To make a valid will under Arizona law, the will must be:
- In writing;
- Signed by the testator;
- Signed by at least two witnesses.
The requirements to make a valid will in Arizona are found at A.R.S § 14-2502.
Who Can Make a Valid Will Under Arizona Law?
Arizona Revised Statute section 14-2501 provides that:
A person who is eighteen years of age or older and who is of sound mind may make a will.
To be of sound mind and capable to make a valid Arizona will, a person must, at the time of executing the will:
- Understand the nature of the act he is completing;
- Understand the nature or character of his or property;
- Understand who her heirs would be and how the will would affect those heirs.
The testamentary capacity standard in Arizona can be found in In re O’Connor’s Estate, 74 Ariz. 248 (1952).
An Arizona Will Must Be Signed By the Testator
In order to be valid, an Arizona will must be signed by the testator OR signed in the testator’s name by some other individual in the testator’s conscious presence and by the testator’s direction.
While there are valid reasons for a testator to direct another person to sign the testator’s name, it is preferable for a testator to sign his own name, and the testator should do so himself if at all possible. If someone wants to contest the validity of the Arizona will, they might rely on the fact that the testator did not sign the will himself as grounds to suggest a lack of capacity.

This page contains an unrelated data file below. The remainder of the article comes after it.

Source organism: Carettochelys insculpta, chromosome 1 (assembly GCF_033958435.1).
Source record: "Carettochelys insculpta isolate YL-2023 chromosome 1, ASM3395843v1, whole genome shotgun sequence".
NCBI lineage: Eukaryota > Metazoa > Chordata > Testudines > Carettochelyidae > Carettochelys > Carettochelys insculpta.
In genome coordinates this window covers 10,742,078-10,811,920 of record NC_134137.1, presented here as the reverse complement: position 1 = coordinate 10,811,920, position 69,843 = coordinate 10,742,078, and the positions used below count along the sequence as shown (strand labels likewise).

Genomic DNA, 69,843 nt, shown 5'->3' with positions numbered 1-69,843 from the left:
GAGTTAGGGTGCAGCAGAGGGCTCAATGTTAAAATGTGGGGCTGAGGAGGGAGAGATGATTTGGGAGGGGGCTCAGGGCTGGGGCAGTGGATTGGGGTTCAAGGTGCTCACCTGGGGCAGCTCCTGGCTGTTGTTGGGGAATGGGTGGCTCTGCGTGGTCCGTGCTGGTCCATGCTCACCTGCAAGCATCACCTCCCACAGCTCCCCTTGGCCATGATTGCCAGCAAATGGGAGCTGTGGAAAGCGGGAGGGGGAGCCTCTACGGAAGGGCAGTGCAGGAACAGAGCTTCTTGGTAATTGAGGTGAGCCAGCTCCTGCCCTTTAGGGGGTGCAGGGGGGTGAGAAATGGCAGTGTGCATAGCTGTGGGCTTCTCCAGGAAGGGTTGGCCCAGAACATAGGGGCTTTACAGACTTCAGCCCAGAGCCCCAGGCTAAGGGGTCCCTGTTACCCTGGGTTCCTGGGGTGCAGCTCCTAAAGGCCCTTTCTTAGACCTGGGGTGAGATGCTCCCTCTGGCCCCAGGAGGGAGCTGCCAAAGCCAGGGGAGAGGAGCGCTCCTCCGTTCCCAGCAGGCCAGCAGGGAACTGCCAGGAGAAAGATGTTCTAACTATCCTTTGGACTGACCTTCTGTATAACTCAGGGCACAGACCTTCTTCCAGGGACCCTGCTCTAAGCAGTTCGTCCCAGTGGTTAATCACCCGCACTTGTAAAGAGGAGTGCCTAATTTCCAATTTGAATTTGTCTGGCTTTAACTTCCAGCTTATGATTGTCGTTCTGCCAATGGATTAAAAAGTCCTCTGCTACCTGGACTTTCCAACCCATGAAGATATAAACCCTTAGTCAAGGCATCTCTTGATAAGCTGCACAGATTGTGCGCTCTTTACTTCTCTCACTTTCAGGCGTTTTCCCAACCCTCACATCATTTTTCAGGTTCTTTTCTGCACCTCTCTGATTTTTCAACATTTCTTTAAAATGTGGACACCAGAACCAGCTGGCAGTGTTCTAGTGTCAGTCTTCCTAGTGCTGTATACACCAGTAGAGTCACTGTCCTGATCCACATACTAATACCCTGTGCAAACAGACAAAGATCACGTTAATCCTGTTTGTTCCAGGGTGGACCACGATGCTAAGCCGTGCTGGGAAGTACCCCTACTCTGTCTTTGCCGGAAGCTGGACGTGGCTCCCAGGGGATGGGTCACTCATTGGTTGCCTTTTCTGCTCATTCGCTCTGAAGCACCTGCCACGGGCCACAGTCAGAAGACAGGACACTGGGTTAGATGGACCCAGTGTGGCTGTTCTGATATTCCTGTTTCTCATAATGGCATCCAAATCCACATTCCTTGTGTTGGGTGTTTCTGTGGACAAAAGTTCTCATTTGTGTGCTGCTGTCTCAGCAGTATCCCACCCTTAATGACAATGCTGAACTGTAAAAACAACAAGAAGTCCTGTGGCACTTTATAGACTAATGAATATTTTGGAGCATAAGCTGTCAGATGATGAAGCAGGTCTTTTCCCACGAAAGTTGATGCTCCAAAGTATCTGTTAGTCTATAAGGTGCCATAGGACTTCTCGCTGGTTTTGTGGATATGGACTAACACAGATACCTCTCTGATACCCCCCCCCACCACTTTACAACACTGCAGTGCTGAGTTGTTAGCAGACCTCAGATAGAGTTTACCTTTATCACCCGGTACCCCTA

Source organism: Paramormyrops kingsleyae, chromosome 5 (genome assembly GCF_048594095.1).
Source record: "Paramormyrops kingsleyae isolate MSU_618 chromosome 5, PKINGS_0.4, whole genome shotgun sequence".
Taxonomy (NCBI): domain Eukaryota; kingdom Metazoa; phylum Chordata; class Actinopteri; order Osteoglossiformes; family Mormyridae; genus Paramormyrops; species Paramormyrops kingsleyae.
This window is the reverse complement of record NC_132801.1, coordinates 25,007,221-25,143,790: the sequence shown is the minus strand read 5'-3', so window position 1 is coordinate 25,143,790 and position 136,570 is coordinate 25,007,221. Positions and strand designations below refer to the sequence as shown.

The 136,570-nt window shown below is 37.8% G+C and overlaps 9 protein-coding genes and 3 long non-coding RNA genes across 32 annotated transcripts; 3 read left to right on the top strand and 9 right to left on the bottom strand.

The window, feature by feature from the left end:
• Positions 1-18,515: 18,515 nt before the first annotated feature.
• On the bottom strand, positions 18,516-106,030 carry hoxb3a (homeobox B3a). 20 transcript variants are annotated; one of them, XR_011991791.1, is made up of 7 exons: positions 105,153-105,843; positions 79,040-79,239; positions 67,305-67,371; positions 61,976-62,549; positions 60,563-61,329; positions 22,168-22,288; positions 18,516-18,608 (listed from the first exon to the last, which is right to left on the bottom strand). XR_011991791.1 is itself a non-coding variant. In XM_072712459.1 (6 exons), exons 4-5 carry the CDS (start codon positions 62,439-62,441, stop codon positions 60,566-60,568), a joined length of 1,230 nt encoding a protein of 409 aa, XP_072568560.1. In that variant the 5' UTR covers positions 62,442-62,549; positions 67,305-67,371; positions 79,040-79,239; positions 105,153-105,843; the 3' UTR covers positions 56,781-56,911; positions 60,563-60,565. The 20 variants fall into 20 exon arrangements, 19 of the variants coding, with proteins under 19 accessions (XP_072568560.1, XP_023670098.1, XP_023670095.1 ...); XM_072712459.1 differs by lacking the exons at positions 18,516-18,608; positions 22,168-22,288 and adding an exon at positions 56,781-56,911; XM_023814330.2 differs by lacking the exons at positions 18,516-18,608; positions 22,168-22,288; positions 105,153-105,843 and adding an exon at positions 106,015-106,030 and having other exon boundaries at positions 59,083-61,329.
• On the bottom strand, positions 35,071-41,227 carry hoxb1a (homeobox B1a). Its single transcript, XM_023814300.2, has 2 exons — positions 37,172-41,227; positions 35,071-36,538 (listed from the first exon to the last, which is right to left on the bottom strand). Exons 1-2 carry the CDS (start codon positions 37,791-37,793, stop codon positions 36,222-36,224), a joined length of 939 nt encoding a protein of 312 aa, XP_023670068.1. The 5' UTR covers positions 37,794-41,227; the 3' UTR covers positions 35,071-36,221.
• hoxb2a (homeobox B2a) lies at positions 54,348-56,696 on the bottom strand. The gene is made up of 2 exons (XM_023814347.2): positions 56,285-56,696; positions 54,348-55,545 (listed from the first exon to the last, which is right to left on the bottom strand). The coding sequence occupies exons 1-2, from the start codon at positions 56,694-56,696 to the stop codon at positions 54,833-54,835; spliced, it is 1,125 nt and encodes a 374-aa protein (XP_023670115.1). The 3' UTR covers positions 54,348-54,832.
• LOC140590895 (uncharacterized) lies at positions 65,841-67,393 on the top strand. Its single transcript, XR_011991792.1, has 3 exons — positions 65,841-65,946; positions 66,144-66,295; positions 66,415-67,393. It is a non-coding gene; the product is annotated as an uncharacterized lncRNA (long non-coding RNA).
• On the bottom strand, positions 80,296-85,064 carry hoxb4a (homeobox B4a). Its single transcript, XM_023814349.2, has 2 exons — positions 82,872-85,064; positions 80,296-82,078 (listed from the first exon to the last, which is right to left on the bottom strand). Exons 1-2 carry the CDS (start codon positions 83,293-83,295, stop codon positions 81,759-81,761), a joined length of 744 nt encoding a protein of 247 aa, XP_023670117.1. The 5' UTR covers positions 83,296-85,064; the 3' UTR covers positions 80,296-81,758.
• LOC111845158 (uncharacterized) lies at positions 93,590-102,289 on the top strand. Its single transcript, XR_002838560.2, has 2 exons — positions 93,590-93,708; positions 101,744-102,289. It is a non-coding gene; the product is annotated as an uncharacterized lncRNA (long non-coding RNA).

An Arizona Will Must Be Signed By At Least Two Witnesses
Arizona law also requires that a will must be “signed by at least two people, each of whom signed within a reasonable time after that person witnessed either the signing of the will [by the testator or in the testator’s name by another individual in the testator’s conscious presence and by the testator’s direction] or the testator’s acknowledgment of that signature or acknowledgement of the will.”
Therefore, the testator must sign the will in front of the witnesses or acknowledge his signature, and the witnesses must sign the will within a reasonable time thereafter.
Does a Will Have To Be Notarized To Be Valid Under Arizona Law?
No, a will does not need to be notarized to be valid under Arizona law.
However, a will can be notarized and made “self-proving” under Arizona law. An Arizona will may be simultaneously executed, attested and made self-proved by its acknowledgement by the testator and by affidavits of the witnesses if the acknowledgement and affidavits are made before a notary.
Arizona Revised Statute section 14-2504 provides a form for making a will self-proving.
When a will is self-proving, the testimony of a witness in order to prove the authenticity of the will is generally not required to admit the will to probate.
Are Holographic Wills Valid In Arizona?
Yes, handwritten (holographic) wills can be valid under Arizona law. Pursuant to A.R.S. § 14-2503:
A will that does not comply with section 14-2502 is valid as a holographic will, whether or not witnessed, if the signature and the material provisions are in the handwriting of the testator.
In order to make sure that you create a valid will under Arizona law that accurately carries out your intent, consult with an Arizona probate lawyer.